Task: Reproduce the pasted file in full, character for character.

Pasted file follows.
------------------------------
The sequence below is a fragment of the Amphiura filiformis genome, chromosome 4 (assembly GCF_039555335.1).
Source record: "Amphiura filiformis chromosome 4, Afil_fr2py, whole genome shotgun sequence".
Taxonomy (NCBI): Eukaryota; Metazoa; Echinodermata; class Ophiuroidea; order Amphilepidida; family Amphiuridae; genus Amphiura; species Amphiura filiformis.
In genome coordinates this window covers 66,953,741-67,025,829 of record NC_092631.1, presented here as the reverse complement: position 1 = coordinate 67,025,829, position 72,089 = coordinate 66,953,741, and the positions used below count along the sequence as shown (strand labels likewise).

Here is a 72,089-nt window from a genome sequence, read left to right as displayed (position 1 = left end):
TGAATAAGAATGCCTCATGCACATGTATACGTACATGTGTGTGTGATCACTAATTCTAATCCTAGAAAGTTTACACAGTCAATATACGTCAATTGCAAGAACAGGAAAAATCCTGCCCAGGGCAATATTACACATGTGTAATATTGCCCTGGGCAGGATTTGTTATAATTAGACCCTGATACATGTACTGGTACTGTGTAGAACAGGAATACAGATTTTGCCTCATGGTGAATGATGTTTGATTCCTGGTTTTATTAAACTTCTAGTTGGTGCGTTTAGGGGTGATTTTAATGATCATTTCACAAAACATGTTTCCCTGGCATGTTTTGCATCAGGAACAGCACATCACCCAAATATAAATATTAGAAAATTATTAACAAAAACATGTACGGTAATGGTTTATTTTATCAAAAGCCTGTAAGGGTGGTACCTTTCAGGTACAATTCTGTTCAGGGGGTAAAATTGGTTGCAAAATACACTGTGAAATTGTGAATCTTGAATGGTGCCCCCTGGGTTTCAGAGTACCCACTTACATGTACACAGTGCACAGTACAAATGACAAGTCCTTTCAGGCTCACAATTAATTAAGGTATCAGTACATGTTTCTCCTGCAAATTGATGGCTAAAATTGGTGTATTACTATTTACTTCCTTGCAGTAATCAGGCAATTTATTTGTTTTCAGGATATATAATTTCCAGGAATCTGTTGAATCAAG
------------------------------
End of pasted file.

The sequence below is a fragment of the Amphiura filiformis genome, chromosome 4 (assembly GCF_039555335.1).
Source record: "Amphiura filiformis chromosome 4, Afil_fr2py, whole genome shotgun sequence".
Taxonomy (NCBI): Eukaryota; Metazoa; Echinodermata; class Ophiuroidea; order Amphilepidida; family Amphiuridae; genus Amphiura; species Amphiura filiformis.
In genome coordinates this window covers 66,953,741-67,025,829 of record NC_092631.1, presented here as the reverse complement: position 1 = coordinate 67,025,829, position 72,089 = coordinate 66,953,741, and the positions used below count along the sequence as shown (strand labels likewise).

Here is a 72,089-nt window from a genome sequence, read left to right as displayed (position 1 = left end):
TGAATAAGAATGCCTCATGCACATGTATACGTACATGTGTGTGTGATCACTAATTCTAATCCTAGAAAGTTTACACAGTCAATATACGTCAATTGCAAGAACAGGAAAAATCCTGCCCAGGGCAATATTACACATGTGTAATATTGCCCTGGGCAGGATTTGTTATAATTAGACCCTGATACATGTACTGGTACTGTGTAGAACAGGAATACAGATTTTGCCTCATGGTGAATGATGTTTGATTCCTGGTTTTATTAAACTTCTAGTTGGTGCGTTTAGGGGTGATTTTAATGATCATTTCACAAAACATGTTTCCCTGGCATGTTTTGCATCAGGAACAGCACATCACCCAAATATAAATATTAGAAAATTATTAACAAAAACATGTACGGTAATGGTTTATTTTATCAAAAGCCTGTAAGGGTGGTACCTTTCAGGTACAATTCTGTTCAGGGGGTAAAATTGGTTGCAAAATACACTGTGAAATTGTGAATCTTGAATGGTGCCCCCTGGGTTTCAGAGTACCCACTTACATGTACACAGTGCACAGTACAAATGACAAGTCCTTTCAGGCTCACAATTAATTAAGGTATCAGTACATGTTTCTCCTGCAAATTGATGGCTAAAATTGGTGTATTACTATTTACTTCCTTGCAGTAATCAGGCAATTTATTTGTTTTCAGGATATATAATTTCCAGGAATCTGTTGAATCAAG